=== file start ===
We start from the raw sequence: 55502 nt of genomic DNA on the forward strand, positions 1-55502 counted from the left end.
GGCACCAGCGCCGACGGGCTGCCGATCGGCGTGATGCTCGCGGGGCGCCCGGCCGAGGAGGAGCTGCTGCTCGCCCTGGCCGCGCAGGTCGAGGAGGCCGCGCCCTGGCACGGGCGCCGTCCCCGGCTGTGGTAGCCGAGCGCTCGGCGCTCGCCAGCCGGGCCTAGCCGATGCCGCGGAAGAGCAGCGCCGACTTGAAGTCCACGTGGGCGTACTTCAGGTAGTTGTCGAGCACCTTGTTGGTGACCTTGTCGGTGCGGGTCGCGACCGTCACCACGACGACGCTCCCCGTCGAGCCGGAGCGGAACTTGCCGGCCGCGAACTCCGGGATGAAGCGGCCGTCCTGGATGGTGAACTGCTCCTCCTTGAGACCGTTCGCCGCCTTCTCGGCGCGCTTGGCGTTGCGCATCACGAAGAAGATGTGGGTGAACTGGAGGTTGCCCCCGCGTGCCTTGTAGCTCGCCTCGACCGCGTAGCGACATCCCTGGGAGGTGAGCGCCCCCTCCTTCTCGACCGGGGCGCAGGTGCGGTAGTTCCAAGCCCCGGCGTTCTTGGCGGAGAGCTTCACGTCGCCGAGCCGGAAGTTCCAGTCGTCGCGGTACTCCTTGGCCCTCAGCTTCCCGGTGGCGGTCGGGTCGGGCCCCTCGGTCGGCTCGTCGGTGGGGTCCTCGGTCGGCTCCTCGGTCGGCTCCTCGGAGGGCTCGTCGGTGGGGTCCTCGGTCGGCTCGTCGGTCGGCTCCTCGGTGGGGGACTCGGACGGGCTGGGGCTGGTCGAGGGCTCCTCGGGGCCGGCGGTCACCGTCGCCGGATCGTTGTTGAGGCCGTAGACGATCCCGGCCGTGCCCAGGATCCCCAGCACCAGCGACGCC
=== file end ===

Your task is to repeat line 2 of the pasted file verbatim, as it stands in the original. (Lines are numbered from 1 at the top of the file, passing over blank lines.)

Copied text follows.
GGCACCAGCGCCGACGGGCTGCCGATCGGCGTGATGCTCGCGGGGCGCCCGGCCGAGGAGGAGCTGCTGCTCGCCCTGGCCGCGCAGGTCGAGGAGGCCGCGCCCTGGCACGGGCGCCGTCCCCGGCTGTGGTAGCCGAGCGCTCGGCGCTCGCCAGCCGGGCCTAGCCGATGCCGCGGAAGAGCAGCGCCGACTTGAAGTCCACGTGGGCGTACTTCAGGTAGTTGTCGAGCACCTTGTTGGTGACCTTGTCGGTGCGGGTCGCGACCGTCACCACGACGACGCTCCCCGTCGAGCCGGAGCGGAACTTGCCGGCCGCGAACTCCGGGATGAAGCGGCCGTCCTGGATGGTGAACTGCTCCTCCTTGAGACCGTTCGCCGCCTTCTCGGCGCGCTTGGCGTTGCGCATCACGAAGAAGATGTGGGTGAACTGGAGGTTGCCCCCGCGTGCCTTGTAGCTCGCCTCGACCGCGTAGCGACATCCCTGGGAGGTGAGCGCCCCCTCCTTCTCGACCGGGGCGCAGGTGCGGTAGTTCCAAGCCCCGGCGTTCTTGGCGGAGAGCTTCACGTCGCCGAGCCGGAAGTTCCAGTCGTCGCGGTACTCCTTGGCCCTCAGCTTCCCGGTGGCGGTCGGGTCGGGCCCCTCGGTCGGCTCGTCGGTGGGGTCCTCGGTCGGCTCCTCGGTCGGCTCCTCGGAGGGCTCGTCGGTGGGGTCCTCGGTCGGCTCGTCGGTCGGCTCCTCGGTGGGGGACTCGGACGGGCTGGGGCTGGTCGAGGGCTCCTCGGGGCCGGCGGTCACCGTCGCCGGATCGTTGTTGAGGCCGTAGACGATCCCGGCCGTGCCCAGGATCCCCAGCACCAGCGACGCC